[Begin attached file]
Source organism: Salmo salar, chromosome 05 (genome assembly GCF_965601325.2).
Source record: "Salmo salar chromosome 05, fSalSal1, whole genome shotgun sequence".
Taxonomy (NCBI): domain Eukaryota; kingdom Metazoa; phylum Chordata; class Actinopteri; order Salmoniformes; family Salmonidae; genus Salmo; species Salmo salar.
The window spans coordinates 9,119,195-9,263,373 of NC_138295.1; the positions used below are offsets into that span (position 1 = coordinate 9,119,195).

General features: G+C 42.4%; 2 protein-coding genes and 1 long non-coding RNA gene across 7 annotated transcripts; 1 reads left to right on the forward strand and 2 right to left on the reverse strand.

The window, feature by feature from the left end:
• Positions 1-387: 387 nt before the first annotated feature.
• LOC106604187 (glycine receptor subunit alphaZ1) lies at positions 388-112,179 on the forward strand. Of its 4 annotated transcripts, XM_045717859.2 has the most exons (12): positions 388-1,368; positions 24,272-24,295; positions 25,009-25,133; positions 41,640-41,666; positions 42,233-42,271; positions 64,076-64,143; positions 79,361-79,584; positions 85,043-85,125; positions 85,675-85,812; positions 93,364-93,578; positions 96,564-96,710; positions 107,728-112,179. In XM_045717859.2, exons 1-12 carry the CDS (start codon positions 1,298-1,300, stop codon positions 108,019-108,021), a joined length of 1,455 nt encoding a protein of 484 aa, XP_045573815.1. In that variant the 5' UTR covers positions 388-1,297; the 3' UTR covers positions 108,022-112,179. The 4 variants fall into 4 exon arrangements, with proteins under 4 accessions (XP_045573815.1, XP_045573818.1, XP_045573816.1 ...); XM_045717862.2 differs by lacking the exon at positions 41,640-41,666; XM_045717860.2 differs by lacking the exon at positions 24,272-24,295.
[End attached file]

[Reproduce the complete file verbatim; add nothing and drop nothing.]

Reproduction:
Source organism: Salmo salar, chromosome 05 (genome assembly GCF_965601325.2).
Source record: "Salmo salar chromosome 05, fSalSal1, whole genome shotgun sequence".
Taxonomy (NCBI): domain Eukaryota; kingdom Metazoa; phylum Chordata; class Actinopteri; order Salmoniformes; family Salmonidae; genus Salmo; species Salmo salar.
The window spans coordinates 9,119,195-9,263,373 of NC_138295.1; the positions used below are offsets into that span (position 1 = coordinate 9,119,195).

General features: G+C 42.4%; 2 protein-coding genes and 1 long non-coding RNA gene across 7 annotated transcripts; 1 reads left to right on the forward strand and 2 right to left on the reverse strand.

The window, feature by feature from the left end:
• Positions 1-387: 387 nt before the first annotated feature.
• LOC106604187 (glycine receptor subunit alphaZ1) lies at positions 388-112,179 on the forward strand. Of its 4 annotated transcripts, XM_045717859.2 has the most exons (12): positions 388-1,368; positions 24,272-24,295; positions 25,009-25,133; positions 41,640-41,666; positions 42,233-42,271; positions 64,076-64,143; positions 79,361-79,584; positions 85,043-85,125; positions 85,675-85,812; positions 93,364-93,578; positions 96,564-96,710; positions 107,728-112,179. In XM_045717859.2, exons 1-12 carry the CDS (start codon positions 1,298-1,300, stop codon positions 108,019-108,021), a joined length of 1,455 nt encoding a protein of 484 aa, XP_045573815.1. In that variant the 5' UTR covers positions 388-1,297; the 3' UTR covers positions 108,022-112,179. The 4 variants fall into 4 exon arrangements, with proteins under 4 accessions (XP_045573815.1, XP_045573818.1, XP_045573816.1 ...); XM_045717862.2 differs by lacking the exon at positions 41,640-41,666; XM_045717860.2 differs by lacking the exon at positions 24,272-24,295.